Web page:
YES. Current surgical capability is well within the boundaries of a complete head transplant. That said, no human is known to have undergone the procedure.
In 1963, a group of scientists from Case Western Reserve University School of Medicine in Cleveland, Ohio, led by Robert J. White, a neurosurgeon and a professor of neurological surgery performed a highly controversial operation to transplant the head of one monkey onto another’s body. The procedure was a success to some extent, with the animal being able to smell, taste, hear, and see the world around it. The operation involved cauterizing arteries and veins carefully while the head was being severed to prevent hypovolemia. Because the nerves were left entirely intact, connecting the brain to a blood supply kept it chemically alive.
Unfortunately, since the technology required to reattach a severed spinal cord has not yet been developed, the subject of a head transplant become quadriplegic. This technique has been proposed as possibly useful for people who are already quadriplegics and who are also suffering from widespread organ failures which would otherwise require many different and difficult transplant surgeries.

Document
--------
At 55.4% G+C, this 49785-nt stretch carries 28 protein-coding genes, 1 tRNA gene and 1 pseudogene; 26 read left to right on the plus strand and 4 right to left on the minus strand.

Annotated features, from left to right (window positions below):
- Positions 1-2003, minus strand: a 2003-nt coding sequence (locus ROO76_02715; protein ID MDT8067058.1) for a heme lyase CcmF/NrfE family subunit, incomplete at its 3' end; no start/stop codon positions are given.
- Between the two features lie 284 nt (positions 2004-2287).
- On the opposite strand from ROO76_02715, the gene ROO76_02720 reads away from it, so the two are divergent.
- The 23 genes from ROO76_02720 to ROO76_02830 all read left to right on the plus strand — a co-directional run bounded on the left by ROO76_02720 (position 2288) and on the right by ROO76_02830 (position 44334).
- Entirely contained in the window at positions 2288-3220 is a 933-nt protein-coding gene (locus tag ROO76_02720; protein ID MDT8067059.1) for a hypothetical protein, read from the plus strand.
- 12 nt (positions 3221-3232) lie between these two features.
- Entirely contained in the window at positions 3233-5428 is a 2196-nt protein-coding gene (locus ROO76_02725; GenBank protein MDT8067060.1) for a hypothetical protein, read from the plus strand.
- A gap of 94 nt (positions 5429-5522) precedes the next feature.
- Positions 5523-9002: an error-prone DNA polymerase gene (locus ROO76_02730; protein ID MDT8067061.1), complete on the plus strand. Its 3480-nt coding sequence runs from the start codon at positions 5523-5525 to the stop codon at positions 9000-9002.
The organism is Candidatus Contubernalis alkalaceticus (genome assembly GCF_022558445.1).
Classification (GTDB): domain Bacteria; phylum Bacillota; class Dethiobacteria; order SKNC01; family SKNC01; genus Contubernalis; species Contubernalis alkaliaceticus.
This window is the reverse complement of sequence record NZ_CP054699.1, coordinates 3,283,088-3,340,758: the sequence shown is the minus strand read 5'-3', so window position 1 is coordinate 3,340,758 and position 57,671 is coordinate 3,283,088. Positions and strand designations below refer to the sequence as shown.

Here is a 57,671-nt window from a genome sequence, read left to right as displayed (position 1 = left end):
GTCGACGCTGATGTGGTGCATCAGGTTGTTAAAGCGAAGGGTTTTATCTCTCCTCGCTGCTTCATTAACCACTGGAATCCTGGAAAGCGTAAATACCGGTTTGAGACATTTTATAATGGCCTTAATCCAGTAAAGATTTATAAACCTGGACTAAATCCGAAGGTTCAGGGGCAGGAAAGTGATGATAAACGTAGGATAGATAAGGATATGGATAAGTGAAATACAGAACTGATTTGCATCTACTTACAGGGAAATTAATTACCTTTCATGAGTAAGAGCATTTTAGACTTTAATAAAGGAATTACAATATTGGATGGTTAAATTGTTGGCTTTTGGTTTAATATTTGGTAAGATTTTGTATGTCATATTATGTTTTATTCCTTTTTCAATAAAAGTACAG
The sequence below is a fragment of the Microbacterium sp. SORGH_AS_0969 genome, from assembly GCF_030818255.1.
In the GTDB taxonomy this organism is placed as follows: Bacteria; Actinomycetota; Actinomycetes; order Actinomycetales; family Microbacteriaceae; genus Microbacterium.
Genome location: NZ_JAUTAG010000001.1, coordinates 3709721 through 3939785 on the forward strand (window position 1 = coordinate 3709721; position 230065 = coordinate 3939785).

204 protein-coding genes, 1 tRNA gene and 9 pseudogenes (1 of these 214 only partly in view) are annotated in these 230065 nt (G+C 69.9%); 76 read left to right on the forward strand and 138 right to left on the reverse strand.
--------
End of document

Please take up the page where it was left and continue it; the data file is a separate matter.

A disturbing solution to the issue of paralysis was pioneered by Soviet scientist Vladimir Petrovich Demikhov. Demikhov experimented extensively with the transplantation of the heads of dogs. He avoided the issue of a unresponsive body by attaching the heads of smaller dogs onto un-decapitated hosts. The result of this strategy was a relatively healthy dog, in full control of body function, with two separate heads, brains and levels of consciousness.